Chattah, Ford make closing arguments in contentious battle
Sigal Chattah, Aaron Ford
She struts across the stage like a rock star, music blaring in the background, camera in hand taking video of the crowd.
“Who’s ready to bring the fire to Douglas County?” she yells. The crowd cheers. “Smells like a red wave.”
But Republican candidate for attorney general Sigal Chattah is no rock star. Her greatest hits (or misses, depending on your perspective) include declaring her opponent, Attorney General Aaron Ford, a Black man, “should be hanging from a f–king crane”; longing for fewer “pronoun badges” and transgender individuals in America, while describing them with an offensive slur; and inviting comparisons with Sen. Joe McCarthy and former Pres. Donald Trump by calling for the imprisonment of political foes.
Chattah insists she’s never considered apologizing to Ford for what was widely viewed as a racist comment.
“I think he’s a corrupt public official and I think he’s betrayed Nevadans. I’m not going to apologize for that,” she said.
Ford has refused to engage with Chattah, choosing instead to focus on his own accomplishments, including securing a $284 million settlement over opiods.
On the campaign trail, Chattah’s blamed Ford for all things crime-related, from fentanyl use in rural counties to the recent fatal stabbing of a showgirl and a tourist on the Las Vegas Strip.
The sheriff of Las Vegas, Republican gubernatorial candidate Joe Lombardo, is held harmless in her indictment.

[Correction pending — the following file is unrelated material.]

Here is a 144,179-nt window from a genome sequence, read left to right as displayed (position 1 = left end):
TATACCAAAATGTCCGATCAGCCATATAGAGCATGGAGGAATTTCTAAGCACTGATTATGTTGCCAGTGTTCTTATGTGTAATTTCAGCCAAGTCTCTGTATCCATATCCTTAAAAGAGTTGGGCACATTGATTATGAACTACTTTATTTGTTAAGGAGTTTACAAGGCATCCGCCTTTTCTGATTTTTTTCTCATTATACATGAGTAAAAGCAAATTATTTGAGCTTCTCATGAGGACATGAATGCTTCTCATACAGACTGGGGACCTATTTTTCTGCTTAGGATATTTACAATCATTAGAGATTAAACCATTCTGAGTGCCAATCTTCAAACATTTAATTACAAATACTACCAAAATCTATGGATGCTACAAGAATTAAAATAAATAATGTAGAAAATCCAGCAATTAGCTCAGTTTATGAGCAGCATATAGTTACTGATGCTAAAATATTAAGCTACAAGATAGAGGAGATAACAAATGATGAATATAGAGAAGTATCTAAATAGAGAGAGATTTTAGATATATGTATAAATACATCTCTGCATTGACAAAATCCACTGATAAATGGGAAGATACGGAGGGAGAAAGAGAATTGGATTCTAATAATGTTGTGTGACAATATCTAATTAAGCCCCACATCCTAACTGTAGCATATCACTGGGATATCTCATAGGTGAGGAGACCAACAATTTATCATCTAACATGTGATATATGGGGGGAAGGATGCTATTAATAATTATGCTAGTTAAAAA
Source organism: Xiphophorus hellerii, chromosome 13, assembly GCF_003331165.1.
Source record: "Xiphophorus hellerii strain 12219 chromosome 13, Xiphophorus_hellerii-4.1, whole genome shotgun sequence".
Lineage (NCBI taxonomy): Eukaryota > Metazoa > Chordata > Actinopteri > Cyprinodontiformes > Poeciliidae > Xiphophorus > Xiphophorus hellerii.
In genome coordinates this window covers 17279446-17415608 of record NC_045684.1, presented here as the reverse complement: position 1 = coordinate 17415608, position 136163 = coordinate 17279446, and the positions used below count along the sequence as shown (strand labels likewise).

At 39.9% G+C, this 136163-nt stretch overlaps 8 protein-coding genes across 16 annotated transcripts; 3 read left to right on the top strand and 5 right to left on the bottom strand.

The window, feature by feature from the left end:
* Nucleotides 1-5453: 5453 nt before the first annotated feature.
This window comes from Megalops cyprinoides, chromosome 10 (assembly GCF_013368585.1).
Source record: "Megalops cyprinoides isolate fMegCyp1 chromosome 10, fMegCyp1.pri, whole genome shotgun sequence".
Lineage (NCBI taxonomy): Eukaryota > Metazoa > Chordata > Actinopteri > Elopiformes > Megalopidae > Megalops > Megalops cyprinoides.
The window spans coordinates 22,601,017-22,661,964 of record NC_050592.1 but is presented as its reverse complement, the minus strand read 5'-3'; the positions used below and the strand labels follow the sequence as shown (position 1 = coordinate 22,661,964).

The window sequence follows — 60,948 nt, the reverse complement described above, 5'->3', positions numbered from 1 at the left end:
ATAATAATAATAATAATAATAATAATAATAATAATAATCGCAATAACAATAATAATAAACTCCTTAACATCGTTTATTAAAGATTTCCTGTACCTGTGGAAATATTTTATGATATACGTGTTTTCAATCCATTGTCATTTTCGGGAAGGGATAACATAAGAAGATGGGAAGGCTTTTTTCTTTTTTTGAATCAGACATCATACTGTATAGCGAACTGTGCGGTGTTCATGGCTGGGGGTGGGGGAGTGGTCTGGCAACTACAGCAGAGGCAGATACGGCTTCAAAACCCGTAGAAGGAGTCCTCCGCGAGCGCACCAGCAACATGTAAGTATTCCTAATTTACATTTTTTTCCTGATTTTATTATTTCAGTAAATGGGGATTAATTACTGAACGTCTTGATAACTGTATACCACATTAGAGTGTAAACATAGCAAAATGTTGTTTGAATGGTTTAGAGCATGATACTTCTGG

“The best thing that could happen to an attorney general like myself is to have the sheriff of Clark County be my running mate and our next governor,” Chattah told the crowd at a recent rally with Trump in Douglas County.
But in a quieter moment in her Las Vegas office, Chattah, who was born in Israel and moved to the U.S. at age 14, said if elected, she’ll be a bipartisan nightmare for anyone engaged in public corruption.
She says she’ll investigate Trump (who she calls the “best president of my lifetime”), his Nevada band of fake electors (including Nevada Republican party boss Michael McDonald), and look into whether Lombardo, her “running mate,” has adequately policed his own department.
She says her opponent, Attorney General Aaron Ford, should have beat her to it.
“That’s what you’re supposed to do when you’re attorney general,” she said during an interview in mid-October. “You’re supposed to investigate and indict public corruption. There’s a failure to do that. That’s why I’m running.”
She says she’d “absolutely” investigate the so-called fake electors for their alleged role in attempting to overturn the 2020 presidential election.
“I prosecute the crime, not the criminal,” she says, adding she’s “not going to be a party-line prosecutor.”
“I can only tell you what I’ve said before, which is we don’t comment on investigations, whether they exist or otherwise, period,” Ford said of the fake electors. “But what I have said publicly is that it’s on my radar. And I’ve also said in view of the fact that the DOJ has announced that they are looking into it, I have said out loud that we will be helping them with their investigation as well.”
“Look at what’s going on in New York. The AG’s office is indicting the former president of the United States,” Chattah says as evidence of Ford’s inaction.
To be accurate, the New York AG has not indicted Trump. She’s filed a wide-ranging civil lawsuit alleging that Trump defrauded lenders by inflating his property values, and defrauded governments, including Clark County, by undercutting values to lower tax liability.
Chattah says if elected, she’d “absolutely” investigate Trump. “I don’t care whether you have an ‘R’ or a ‘D’ by your name. If you’re in a criminal enterprise, public corruption, you’re getting investigated.”
“I can say we’re familiar with the complaint,” Ford said of the suit involving Trump Las Vegas. “And similar to what I’ve said a minute ago, we don’t announce an investigation. But it’s concerning to me with the complaint and the allegations.”